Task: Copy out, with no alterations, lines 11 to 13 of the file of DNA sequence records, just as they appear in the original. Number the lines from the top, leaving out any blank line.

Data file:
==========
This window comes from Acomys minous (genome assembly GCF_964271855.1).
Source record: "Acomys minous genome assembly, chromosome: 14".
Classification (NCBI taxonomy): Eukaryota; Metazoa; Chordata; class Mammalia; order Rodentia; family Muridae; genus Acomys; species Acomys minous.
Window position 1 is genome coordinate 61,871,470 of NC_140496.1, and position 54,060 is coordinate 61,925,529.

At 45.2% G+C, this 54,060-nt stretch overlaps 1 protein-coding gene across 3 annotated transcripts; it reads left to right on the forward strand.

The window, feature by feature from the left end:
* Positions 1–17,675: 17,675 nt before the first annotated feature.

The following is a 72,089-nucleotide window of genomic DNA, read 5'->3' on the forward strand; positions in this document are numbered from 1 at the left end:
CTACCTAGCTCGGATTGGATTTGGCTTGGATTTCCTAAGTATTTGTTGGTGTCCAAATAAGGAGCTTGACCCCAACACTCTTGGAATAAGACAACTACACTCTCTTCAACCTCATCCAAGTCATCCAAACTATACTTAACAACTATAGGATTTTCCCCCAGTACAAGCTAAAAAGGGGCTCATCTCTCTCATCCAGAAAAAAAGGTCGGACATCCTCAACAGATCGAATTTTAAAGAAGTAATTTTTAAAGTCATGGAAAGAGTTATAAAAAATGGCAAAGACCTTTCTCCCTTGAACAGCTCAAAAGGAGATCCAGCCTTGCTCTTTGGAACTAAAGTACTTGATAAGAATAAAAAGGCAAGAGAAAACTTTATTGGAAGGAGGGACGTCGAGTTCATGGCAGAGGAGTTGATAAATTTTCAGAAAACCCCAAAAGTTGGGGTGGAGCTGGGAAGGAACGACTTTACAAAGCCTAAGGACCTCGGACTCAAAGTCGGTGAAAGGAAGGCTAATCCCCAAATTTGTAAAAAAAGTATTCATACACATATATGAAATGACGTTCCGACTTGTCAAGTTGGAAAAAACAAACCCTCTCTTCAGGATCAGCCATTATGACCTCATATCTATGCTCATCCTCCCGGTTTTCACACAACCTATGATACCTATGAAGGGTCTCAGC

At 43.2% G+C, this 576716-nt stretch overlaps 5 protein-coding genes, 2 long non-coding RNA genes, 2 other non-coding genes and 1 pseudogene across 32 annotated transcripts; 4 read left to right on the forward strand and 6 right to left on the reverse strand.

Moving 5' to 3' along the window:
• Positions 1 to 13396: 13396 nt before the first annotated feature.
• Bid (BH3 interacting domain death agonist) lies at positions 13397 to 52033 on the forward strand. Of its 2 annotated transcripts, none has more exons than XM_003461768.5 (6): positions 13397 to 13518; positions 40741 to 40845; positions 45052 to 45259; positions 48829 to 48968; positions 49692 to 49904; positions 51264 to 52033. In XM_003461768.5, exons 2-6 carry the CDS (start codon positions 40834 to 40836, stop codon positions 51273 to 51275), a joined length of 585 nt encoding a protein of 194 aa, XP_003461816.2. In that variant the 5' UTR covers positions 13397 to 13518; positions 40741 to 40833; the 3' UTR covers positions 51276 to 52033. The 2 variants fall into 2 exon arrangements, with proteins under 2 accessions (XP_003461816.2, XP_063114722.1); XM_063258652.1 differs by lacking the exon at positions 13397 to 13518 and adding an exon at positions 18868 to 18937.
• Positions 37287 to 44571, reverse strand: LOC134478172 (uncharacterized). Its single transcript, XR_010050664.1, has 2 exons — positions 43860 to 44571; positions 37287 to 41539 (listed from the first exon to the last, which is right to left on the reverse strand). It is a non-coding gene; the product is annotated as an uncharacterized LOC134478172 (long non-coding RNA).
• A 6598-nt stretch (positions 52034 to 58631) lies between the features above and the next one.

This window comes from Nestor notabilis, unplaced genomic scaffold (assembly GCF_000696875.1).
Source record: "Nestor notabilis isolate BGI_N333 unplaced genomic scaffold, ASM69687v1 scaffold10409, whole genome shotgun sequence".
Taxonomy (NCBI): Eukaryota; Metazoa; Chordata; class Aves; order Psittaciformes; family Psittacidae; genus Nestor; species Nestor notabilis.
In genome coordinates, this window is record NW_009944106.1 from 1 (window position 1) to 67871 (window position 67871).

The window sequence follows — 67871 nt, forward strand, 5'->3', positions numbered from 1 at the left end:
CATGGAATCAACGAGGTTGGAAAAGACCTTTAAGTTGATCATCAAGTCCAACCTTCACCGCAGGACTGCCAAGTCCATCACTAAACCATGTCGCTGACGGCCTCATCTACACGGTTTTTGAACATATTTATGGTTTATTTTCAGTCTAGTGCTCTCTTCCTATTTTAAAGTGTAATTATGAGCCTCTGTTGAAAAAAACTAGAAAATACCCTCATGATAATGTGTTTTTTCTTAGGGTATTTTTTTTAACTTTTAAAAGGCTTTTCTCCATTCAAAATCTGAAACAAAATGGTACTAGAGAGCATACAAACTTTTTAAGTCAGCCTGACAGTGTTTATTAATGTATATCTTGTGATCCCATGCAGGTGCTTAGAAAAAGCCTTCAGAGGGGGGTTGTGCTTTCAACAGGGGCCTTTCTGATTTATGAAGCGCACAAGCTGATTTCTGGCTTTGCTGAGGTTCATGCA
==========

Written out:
Moving 5' to 3' along the window:
• Positions 1 to 13396: 13396 nt before the first annotated feature.
• Bid (BH3 interacting domain death agonist) lies at positions 13397 to 52033 on the forward strand. Of its 2 annotated transcripts, none has more exons than XM_003461768.5 (6): positions 13397 to 13518; positions 40741 to 40845; positions 45052 to 45259; positions 48829 to 48968; positions 49692 to 49904; positions 51264 to 52033. In XM_003461768.5, exons 2-6 carry the CDS (start codon positions 40834 to 40836, stop codon positions 51273 to 51275), a joined length of 585 nt encoding a protein of 194 aa, XP_003461816.2. In that variant the 5' UTR covers positions 13397 to 13518; positions 40741 to 40833; the 3' UTR covers positions 51276 to 52033. The 2 variants fall into 2 exon arrangements, with proteins under 2 accessions (XP_003461816.2, XP_063114722.1); XM_063258652.1 differs by lacking the exon at positions 13397 to 13518 and adding an exon at positions 18868 to 18937.